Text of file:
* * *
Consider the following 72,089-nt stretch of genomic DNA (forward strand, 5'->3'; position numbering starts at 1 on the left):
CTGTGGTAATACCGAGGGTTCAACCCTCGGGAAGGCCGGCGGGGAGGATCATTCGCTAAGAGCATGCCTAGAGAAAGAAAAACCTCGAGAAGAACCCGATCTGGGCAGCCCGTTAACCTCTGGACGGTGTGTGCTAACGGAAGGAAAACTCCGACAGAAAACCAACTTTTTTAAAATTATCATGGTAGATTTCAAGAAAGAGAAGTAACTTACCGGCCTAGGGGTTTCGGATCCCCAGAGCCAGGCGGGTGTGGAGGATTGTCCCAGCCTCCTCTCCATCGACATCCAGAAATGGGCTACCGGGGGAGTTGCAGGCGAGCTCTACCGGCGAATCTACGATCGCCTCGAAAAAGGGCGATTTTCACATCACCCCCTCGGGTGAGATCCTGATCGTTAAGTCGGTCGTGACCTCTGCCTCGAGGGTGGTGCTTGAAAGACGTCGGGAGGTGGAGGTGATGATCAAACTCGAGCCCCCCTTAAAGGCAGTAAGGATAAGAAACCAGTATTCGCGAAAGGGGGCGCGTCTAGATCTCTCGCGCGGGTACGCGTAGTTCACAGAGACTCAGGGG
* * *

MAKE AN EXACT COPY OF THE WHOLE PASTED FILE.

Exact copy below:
Consider the following 72,089-nt stretch of genomic DNA (forward strand, 5'->3'; position numbering starts at 1 on the left):
CTGTGGTAATACCGAGGGTTCAACCCTCGGGAAGGCCGGCGGGGAGGATCATTCGCTAAGAGCATGCCTAGAGAAAGAAAAACCTCGAGAAGAACCCGATCTGGGCAGCCCGTTAACCTCTGGACGGTGTGTGCTAACGGAAGGAAAACTCCGACAGAAAACCAACTTTTTTAAAATTATCATGGTAGATTTCAAGAAAGAGAAGTAACTTACCGGCCTAGGGGTTTCGGATCCCCAGAGCCAGGCGGGTGTGGAGGATTGTCCCAGCCTCCTCTCCATCGACATCCAGAAATGGGCTACCGGGGGAGTTGCAGGCGAGCTCTACCGGCGAATCTACGATCGCCTCGAAAAAGGGCGATTTTCACATCACCCCCTCGGGTGAGATCCTGATCGTTAAGTCGGTCGTGACCTCTGCCTCGAGGGTGGTGCTTGAAAGACGTCGGGAGGTGGAGGTGATGATCAAACTCGAGCCCCCCTTAAAGGCAGTAAGGATAAGAAACCAGTATTCGCGAAAGGGGGCGCGTCTAGATCTCTCGCGCGGGTACGCGTAGTTCACAGAGACTCAGGGG